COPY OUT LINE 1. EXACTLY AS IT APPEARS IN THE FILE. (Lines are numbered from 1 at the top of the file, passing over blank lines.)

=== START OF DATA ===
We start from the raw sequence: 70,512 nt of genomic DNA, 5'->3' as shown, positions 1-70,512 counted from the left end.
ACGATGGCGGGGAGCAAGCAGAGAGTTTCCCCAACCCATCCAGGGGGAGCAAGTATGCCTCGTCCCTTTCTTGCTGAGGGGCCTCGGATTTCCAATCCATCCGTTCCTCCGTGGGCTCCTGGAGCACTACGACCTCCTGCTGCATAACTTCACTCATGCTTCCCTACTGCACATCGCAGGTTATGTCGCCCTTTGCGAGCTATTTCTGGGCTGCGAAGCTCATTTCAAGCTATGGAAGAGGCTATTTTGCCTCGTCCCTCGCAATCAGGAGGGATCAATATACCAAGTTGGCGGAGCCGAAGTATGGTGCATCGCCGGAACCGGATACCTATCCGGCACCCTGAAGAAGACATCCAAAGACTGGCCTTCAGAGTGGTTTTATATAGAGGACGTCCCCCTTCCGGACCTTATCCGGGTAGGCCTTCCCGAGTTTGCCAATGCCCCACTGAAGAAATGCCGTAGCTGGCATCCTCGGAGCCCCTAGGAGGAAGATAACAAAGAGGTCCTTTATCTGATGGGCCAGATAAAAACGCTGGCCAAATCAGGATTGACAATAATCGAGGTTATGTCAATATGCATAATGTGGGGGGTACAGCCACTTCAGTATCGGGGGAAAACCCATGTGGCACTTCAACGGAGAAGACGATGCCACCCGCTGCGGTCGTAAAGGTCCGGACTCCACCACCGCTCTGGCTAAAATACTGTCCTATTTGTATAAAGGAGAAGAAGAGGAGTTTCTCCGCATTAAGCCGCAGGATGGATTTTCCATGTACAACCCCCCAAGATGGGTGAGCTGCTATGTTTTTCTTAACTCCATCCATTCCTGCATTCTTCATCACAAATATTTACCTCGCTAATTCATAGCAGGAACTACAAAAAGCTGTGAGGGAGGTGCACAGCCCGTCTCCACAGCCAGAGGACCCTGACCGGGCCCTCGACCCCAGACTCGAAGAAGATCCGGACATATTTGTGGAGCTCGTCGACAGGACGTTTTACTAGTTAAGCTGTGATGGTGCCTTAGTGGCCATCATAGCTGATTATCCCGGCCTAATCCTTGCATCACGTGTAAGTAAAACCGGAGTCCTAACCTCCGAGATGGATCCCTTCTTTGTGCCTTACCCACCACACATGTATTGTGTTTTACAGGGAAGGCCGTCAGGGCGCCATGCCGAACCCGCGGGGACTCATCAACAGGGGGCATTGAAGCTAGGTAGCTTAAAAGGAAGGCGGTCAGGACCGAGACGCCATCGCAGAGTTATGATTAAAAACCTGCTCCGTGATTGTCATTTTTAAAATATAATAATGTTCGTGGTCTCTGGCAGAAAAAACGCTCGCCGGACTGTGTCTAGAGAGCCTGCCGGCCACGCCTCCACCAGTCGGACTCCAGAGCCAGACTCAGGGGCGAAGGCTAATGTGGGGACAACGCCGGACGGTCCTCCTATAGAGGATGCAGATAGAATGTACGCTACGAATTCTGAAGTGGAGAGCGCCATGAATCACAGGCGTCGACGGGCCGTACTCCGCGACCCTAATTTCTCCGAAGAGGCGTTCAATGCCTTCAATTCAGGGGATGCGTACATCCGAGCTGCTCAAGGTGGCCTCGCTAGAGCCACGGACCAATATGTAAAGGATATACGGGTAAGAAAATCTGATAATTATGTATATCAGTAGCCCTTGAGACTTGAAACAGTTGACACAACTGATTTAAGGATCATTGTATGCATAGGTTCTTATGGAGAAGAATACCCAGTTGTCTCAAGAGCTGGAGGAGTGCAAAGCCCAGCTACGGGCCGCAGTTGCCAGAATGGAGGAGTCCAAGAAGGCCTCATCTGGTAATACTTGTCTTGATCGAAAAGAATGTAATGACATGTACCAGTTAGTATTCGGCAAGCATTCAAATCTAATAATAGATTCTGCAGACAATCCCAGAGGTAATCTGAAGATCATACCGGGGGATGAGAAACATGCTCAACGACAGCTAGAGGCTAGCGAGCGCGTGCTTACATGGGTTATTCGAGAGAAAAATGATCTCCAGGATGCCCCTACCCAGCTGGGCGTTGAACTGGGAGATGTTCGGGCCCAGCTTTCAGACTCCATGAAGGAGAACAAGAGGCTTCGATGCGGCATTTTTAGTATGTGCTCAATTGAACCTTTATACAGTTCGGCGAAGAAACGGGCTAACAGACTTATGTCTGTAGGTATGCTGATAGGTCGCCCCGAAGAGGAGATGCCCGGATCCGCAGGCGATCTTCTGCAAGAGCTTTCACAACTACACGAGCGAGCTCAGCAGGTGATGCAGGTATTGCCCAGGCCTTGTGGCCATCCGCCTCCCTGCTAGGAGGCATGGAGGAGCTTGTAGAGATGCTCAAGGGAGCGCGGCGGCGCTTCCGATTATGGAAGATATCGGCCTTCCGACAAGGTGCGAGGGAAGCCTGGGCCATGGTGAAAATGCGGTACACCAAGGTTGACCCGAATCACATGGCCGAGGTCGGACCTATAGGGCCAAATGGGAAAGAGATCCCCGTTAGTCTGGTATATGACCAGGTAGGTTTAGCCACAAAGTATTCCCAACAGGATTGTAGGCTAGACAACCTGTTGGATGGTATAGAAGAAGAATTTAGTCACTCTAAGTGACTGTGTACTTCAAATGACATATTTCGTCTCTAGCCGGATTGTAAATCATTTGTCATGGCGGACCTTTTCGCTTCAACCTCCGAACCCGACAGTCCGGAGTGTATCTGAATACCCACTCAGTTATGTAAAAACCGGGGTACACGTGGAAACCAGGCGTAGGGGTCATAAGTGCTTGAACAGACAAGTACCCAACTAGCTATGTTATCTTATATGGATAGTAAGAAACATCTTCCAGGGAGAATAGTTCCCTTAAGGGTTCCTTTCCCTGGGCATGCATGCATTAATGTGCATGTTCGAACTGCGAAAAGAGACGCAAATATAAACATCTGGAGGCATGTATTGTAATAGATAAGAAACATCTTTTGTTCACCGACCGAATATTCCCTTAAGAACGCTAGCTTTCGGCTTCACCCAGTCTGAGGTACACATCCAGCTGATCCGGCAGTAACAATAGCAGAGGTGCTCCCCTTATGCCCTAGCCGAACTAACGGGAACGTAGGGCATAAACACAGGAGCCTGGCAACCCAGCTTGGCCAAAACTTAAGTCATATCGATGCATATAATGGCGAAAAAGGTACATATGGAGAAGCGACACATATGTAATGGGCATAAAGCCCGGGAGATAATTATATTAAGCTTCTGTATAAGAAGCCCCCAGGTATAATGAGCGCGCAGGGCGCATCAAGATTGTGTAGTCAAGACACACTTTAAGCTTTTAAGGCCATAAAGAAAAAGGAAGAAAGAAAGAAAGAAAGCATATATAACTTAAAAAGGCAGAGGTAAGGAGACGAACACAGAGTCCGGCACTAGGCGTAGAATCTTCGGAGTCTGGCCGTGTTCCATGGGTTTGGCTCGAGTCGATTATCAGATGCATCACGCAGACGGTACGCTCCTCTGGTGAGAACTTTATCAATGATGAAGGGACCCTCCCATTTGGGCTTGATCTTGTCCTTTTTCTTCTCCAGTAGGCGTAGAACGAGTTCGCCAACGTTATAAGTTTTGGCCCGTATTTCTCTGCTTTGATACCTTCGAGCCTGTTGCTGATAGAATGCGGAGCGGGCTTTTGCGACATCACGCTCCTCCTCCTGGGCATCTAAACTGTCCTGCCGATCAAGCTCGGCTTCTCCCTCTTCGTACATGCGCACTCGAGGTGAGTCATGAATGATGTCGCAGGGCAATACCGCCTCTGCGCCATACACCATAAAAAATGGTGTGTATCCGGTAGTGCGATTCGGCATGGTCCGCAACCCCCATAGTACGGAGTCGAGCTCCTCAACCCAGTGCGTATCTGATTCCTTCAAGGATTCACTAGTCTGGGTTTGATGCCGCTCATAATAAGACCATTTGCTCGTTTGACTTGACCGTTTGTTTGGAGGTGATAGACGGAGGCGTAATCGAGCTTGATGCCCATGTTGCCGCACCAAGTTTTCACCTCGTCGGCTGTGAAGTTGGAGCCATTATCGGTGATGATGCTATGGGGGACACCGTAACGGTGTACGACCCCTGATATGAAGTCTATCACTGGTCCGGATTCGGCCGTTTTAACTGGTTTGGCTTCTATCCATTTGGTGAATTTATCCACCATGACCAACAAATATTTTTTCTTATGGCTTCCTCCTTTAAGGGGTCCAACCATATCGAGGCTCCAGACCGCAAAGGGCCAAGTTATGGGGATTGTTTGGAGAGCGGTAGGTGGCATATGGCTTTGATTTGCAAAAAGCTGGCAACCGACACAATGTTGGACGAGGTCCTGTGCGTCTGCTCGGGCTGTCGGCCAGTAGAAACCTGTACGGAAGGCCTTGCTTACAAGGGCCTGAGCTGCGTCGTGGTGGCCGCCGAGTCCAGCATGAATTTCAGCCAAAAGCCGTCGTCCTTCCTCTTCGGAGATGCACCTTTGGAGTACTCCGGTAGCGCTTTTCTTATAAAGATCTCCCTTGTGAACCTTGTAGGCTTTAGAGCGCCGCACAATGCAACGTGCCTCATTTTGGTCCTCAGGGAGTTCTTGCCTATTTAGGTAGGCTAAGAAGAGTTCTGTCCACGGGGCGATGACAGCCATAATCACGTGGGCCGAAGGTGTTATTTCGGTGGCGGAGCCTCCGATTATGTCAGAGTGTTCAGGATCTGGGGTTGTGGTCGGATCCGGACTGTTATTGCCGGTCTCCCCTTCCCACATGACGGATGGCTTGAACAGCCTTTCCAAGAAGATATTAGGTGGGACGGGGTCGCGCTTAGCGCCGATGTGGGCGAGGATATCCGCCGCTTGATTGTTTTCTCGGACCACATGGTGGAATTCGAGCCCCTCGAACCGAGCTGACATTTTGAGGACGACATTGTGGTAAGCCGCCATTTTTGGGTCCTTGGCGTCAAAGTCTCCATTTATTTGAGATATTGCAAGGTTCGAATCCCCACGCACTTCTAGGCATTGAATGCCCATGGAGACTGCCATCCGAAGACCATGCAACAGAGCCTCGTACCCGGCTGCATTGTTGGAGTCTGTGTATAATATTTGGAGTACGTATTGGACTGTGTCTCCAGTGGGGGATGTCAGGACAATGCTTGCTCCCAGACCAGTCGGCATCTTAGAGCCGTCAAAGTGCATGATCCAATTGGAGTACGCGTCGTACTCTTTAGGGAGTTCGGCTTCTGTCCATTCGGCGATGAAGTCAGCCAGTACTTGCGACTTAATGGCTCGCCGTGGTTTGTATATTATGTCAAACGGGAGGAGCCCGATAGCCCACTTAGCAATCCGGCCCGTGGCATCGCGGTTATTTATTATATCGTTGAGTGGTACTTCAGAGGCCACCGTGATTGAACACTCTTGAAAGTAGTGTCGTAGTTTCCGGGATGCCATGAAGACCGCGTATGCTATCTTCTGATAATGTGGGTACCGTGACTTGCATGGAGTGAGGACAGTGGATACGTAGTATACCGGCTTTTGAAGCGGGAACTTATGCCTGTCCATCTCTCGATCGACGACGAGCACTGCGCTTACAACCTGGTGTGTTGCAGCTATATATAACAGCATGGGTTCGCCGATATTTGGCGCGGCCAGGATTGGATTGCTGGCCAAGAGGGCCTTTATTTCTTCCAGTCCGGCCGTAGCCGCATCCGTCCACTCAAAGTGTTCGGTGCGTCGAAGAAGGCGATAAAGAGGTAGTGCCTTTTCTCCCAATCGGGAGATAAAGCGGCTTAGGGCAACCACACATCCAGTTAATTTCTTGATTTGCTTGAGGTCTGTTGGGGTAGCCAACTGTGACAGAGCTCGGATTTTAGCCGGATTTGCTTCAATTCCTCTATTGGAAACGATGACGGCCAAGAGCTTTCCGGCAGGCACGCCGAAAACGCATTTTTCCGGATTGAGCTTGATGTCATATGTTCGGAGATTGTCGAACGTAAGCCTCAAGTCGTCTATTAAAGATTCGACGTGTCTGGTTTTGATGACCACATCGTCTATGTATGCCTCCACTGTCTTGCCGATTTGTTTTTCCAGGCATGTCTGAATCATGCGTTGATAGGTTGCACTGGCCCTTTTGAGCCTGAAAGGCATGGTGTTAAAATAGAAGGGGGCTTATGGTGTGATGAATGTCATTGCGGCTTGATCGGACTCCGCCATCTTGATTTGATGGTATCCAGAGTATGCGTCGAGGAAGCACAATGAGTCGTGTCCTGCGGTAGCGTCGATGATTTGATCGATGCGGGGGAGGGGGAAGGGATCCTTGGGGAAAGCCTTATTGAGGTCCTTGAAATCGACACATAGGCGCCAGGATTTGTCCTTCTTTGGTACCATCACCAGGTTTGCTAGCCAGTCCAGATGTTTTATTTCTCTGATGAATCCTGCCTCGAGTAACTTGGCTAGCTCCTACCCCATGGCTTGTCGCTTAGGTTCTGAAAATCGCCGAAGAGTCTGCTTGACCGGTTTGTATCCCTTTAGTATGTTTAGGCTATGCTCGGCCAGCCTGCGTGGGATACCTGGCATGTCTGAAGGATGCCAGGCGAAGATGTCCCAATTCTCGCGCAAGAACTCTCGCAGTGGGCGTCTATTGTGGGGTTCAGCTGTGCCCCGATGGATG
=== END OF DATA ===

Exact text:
We start from the raw sequence: 70,512 nt of genomic DNA, 5'->3' as shown, positions 1-70,512 counted from the left end.